Environmental Impacts Caused by Metallurgical Processes

After benefi ciation, concentrated ore is processed to produce pure elemental metals and alloys. A variety of metallurgical processes specific to an element are involved, so their environmental profiles vary as well. Iron ore and aluminium ore (known as bauxite) are oxides, and a large energy input is required to recover the pure metal.

In the case of iron, ore is first converted in blast furnaces to pig iron, then into finished steel. The most typical reducer in blast furnaces is coke from coal. Although new pollution control and energy efficiency investments have improved the environmental performance of the coking process, coke production is the dirtiest process in the ferrous metal sector (Ayres 1997), at least in

When exposed to moisture and oxygen, tailings, ore, and wastes that contain sulfur or sulfide can generate acid through bacterial oxidation. This acidity is not only hazardous to fauna and flora but may also cause heavy metal contamination. The formation of acid drainage and resultant contaminants have been described as the largest environmental problem caused by the mining industry in the United States (USEPA 2000).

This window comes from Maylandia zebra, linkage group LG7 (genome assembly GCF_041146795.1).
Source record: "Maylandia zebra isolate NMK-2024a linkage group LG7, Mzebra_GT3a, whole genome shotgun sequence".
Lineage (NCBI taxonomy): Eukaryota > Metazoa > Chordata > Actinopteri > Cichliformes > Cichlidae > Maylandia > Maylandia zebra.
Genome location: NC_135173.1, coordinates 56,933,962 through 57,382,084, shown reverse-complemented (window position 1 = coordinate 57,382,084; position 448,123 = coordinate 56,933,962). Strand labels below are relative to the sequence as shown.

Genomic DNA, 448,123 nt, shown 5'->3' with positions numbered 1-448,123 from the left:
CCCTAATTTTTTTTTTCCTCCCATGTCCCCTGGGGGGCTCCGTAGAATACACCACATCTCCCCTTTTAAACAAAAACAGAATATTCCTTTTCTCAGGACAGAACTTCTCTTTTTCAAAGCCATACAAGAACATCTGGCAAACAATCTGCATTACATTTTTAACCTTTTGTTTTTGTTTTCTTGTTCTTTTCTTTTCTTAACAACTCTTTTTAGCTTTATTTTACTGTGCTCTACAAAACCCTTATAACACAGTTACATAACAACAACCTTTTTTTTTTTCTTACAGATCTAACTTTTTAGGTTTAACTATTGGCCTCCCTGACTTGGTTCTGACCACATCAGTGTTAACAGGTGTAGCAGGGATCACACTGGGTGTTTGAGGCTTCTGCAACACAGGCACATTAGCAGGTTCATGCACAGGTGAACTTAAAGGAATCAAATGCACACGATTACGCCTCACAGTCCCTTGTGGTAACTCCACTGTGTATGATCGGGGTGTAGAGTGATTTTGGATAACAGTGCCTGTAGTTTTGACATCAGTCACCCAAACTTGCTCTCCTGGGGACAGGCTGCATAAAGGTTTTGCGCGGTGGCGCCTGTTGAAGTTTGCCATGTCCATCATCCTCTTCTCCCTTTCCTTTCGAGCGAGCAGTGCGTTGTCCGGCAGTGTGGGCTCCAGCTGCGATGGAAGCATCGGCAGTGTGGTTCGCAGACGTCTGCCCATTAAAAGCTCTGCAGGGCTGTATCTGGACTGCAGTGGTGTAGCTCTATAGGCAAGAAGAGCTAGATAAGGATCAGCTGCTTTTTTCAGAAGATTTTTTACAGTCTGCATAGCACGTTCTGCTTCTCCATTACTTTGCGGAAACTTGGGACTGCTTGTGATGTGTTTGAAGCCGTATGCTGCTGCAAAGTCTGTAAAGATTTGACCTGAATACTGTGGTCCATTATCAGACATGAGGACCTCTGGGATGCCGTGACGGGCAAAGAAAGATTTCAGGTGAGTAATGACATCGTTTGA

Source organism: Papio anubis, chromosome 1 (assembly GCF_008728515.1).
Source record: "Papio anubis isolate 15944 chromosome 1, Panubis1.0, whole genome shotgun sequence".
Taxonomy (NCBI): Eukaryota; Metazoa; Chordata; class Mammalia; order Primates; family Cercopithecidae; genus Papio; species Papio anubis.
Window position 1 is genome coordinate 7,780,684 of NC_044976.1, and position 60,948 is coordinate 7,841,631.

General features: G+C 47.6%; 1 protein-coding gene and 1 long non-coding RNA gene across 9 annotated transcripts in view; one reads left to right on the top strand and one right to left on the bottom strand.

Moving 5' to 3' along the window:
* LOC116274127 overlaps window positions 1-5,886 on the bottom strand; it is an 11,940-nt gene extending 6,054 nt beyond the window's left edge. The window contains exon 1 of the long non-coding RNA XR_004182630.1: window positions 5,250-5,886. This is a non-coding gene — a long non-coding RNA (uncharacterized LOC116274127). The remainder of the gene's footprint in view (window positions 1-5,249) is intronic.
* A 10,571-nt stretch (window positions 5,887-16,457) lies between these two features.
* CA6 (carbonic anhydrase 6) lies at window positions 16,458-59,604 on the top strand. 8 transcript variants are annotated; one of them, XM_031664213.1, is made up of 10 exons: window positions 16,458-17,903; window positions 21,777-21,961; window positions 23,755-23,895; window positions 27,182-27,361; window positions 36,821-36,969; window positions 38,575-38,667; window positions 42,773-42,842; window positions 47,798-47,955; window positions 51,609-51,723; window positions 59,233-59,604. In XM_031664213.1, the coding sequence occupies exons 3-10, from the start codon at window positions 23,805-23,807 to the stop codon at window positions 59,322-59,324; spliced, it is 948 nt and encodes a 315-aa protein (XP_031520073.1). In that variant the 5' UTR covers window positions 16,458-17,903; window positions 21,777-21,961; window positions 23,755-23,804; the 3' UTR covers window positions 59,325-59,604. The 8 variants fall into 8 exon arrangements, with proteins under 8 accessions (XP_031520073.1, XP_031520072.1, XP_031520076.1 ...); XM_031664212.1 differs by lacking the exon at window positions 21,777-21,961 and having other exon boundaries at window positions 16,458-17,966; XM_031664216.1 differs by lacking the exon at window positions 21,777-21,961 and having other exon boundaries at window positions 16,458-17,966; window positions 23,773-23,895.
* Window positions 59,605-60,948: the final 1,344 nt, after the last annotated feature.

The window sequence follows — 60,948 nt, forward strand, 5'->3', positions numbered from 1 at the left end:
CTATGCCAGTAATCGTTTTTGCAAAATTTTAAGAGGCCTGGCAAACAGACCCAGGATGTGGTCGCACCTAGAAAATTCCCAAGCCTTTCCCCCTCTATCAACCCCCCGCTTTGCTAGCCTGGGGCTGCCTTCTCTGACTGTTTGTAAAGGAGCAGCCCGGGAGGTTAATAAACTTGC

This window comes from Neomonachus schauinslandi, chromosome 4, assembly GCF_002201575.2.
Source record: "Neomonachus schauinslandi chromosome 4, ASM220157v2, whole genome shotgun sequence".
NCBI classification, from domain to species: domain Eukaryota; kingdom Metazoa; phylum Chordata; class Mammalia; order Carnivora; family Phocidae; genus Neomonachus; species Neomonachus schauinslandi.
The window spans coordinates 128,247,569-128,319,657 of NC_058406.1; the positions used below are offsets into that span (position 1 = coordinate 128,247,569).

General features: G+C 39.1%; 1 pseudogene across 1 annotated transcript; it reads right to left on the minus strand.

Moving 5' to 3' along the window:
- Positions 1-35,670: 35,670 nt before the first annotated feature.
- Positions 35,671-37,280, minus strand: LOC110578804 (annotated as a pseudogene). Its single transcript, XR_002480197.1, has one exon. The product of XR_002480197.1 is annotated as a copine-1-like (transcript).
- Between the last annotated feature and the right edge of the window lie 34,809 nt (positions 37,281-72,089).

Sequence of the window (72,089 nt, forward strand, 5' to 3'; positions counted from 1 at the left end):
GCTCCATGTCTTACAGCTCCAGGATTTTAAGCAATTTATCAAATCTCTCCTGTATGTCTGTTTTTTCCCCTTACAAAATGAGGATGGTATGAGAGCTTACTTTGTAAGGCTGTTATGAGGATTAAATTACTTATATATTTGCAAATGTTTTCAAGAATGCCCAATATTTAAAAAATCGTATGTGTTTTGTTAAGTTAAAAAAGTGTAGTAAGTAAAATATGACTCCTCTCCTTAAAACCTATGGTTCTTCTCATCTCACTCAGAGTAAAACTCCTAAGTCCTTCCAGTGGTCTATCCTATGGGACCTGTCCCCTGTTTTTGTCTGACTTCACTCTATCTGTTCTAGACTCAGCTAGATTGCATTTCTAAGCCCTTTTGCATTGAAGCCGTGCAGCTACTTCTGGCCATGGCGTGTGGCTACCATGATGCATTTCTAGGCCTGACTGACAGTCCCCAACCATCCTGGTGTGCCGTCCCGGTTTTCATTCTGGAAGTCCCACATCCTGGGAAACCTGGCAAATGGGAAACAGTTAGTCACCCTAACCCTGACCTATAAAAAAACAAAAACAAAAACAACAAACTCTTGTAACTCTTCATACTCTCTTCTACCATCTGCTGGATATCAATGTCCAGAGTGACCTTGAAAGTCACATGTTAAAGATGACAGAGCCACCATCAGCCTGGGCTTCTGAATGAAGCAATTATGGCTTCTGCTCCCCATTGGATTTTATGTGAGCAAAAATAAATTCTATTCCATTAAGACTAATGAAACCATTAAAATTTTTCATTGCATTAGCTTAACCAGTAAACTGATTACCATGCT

some countries. The iron and steel sector is one of the major industrial emitters of CO2, and carbon accounting in coke ovens and blast furnaces is important in greenhouse gas emission inventories. The recovery of by-products in steelmaking, such as blast furnace slag, minimizes solid waste generation efficiently; slag can then be used in cement production.

In the case of aluminium, bauxite is fi rst converted into dehydrated alumina (Al2O3). This process generates large amounts of caustic waste called "red mud." Next, alumina is reduced to pure aluminium metal through electrolysis (Ayres 1997). This smelting process requires huge inputs of electricity. Different sources of electricity are used depending on the region. In Latin America, hydroelectricity is the dominant source, whereas coal-fired electricity is used predominantly in Australia. Therefore, embodied CO2 emissions in primary aluminium differ considerably from one region to another.

The content of metals other than iron and aluminium in their ores are much smaller than iron ore and bauxite, even after beneficiation. Prior to the actual smelting stage, most sulfi de ore concentrates are first converted to oxides to drive off the sulfur as SO2. Historically, this proved to be one of the dirtiest of all industrial processes (Ayres 1997), but most facilities now capture the SO2 and reuse it as sulfuric acid.

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